Wednesday, 29 June 2016

GSOC 2016- Display all the contents sharing same Dominant Colors in their images as of the current content- Week 5

TL;DR The safe search constraint feature is now committed to the module along with proper web tests. So, this week I started off with a new feature offered by the Google Cloud Vision API- “Image Properties Detection”. It detects various properties and attributes of an image, namely, the RGB components, pixel fraction and score. I have worked on to detect the dominant component in the image present in any content, and display all the contents sharing similar dominant color. It is pretty much like what we see on the e-commerce sites.

Previous week I had worked on writing web tests for the safe search constraint validation on the image fields. This feature is now committed in the module Google Vision API.

This week I have worked on implementing another feature provided by the Google Cloud Vision API, namely, Image Properties Detection. This feature detects the color components of red, green and blue colors in the images along with their pixel fractions and scores.
I have used this feature to determine the dominant color component (i.e. red, blue or green) in the image, and to display all those contents which have the same dominant color in their images.

I have developed the code which creates a new route- /node/{nid}/relatedcontent to display the related contents in the form of a list. This concept makes use of Controllers and Routing System of Drupal 8. The Controller class is extended to render the output of our page in the format we require. The contents are displayed in the form of list with the links to their respective nodes, and are named by their titles.

In addition to the grouping of similar contents, the colors are also stored in the form of taxonomy terms under a taxonomy vocabulary programmatically generated under the name Dominant Colors.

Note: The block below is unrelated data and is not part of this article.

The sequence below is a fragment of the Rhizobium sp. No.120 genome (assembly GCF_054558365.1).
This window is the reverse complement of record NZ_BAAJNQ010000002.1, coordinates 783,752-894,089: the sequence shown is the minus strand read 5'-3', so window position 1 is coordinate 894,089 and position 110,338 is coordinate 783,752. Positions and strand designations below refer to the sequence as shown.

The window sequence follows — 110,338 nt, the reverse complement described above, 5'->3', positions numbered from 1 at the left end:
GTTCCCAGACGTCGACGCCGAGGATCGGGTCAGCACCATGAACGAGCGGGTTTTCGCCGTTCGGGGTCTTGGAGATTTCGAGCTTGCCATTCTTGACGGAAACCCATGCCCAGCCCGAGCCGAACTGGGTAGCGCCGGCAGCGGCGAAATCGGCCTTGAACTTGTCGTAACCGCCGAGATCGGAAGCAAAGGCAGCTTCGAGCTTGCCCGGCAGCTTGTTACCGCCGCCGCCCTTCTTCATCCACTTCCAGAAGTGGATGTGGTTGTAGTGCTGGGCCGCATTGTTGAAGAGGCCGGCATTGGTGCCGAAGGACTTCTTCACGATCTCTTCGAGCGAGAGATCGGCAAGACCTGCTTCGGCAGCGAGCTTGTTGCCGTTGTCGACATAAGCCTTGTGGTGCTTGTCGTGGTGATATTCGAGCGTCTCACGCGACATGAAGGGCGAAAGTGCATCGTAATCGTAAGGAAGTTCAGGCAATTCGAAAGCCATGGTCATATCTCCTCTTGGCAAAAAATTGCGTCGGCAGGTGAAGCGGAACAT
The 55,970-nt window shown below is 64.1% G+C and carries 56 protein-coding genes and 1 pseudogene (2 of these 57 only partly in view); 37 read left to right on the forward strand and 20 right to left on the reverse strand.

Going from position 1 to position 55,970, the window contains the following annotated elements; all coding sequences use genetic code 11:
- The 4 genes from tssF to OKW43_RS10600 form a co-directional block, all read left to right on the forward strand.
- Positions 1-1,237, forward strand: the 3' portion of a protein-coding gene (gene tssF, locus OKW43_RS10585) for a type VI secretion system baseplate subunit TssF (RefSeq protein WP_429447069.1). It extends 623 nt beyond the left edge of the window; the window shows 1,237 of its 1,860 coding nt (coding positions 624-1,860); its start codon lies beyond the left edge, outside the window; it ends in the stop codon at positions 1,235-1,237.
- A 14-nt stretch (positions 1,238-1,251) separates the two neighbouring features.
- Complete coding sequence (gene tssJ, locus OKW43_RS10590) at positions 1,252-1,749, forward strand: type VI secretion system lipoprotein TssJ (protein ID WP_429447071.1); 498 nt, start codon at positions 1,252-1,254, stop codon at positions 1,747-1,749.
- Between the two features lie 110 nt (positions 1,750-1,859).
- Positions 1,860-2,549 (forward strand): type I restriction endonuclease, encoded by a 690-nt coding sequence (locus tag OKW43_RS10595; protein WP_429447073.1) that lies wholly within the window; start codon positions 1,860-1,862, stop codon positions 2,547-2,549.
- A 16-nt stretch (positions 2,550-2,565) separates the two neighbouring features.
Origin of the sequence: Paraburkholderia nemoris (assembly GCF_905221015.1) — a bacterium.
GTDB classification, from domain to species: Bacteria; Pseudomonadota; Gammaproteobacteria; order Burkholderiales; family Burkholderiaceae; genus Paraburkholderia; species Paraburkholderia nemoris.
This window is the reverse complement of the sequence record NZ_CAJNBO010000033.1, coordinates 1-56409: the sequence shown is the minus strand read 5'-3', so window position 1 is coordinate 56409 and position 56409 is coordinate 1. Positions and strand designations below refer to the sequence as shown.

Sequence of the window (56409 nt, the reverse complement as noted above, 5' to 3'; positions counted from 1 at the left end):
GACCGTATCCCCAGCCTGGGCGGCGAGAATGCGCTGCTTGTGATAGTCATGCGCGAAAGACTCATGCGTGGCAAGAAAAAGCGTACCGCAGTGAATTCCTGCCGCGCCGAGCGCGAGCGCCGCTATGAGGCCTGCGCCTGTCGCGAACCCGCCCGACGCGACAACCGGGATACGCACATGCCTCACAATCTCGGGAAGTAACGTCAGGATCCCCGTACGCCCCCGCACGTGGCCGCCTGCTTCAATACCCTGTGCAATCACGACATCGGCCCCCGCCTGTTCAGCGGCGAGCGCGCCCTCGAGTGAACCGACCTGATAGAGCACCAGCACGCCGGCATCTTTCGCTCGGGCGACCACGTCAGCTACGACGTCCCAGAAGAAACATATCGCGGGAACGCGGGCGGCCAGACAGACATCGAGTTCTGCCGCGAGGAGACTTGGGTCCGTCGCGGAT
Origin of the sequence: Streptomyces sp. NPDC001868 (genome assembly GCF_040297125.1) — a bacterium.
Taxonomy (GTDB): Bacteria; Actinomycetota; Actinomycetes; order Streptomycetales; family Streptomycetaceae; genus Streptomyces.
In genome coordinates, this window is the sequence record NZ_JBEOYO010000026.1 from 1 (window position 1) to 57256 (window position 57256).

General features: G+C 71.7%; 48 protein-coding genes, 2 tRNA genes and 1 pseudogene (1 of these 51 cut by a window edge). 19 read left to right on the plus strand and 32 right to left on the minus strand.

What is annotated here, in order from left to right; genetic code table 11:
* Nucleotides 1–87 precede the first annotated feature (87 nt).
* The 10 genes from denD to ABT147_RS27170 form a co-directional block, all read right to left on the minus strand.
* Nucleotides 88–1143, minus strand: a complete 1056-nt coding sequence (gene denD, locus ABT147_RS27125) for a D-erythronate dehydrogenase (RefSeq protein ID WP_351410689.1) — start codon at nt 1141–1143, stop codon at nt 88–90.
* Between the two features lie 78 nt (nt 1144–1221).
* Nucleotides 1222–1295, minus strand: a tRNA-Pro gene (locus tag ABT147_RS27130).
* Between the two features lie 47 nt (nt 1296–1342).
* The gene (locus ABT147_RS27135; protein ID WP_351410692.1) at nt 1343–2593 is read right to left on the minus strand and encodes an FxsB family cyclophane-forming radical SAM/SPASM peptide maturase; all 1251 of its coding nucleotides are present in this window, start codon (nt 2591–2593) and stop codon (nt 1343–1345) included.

This issue is still under progress, and requires little modification. I need to add the link to the new route in each of the nodes, so as to  get a better interface to access those contents. Henceforth, I will put this patch for review.

A very simple example of creating routes and controllers in your module can be found here.

GSOC 2016- Development of the project “Integrate Google Cloud Vision API to Drupal 8”- Midterm Submissions

TL;DR It has been over a month since I started working on my Drupal project “Integrate Google Cloud Vision API to Drupal 8”, and gradually I have crossed the second stage towards the completion of the project, first being selection in the Google Summer of Code 2016 programme. Here, I would like to share my experiences and accomplishments during this one month journey, and also I would like to summarize my further plans with the project and the features which I would be implementing in the coming two months.

Let me first describe the significance of this post and what actually does “midterm submission” means?
The GSOC coding phase has been divided into two halves, viz. Midterm submission and Final submission. In the first half, the students try to accomplish around 50% of the project, and submit their work to the mentors for evaluation. Those who passed the midterm evaluations are allowed to proceed further and complete the remaining portion of their project.

Now coming back to my experiences, after successfully passing through the Community Bonding period of the GSOC 2016 programme, now it was the time for start coding our project proposal to reality.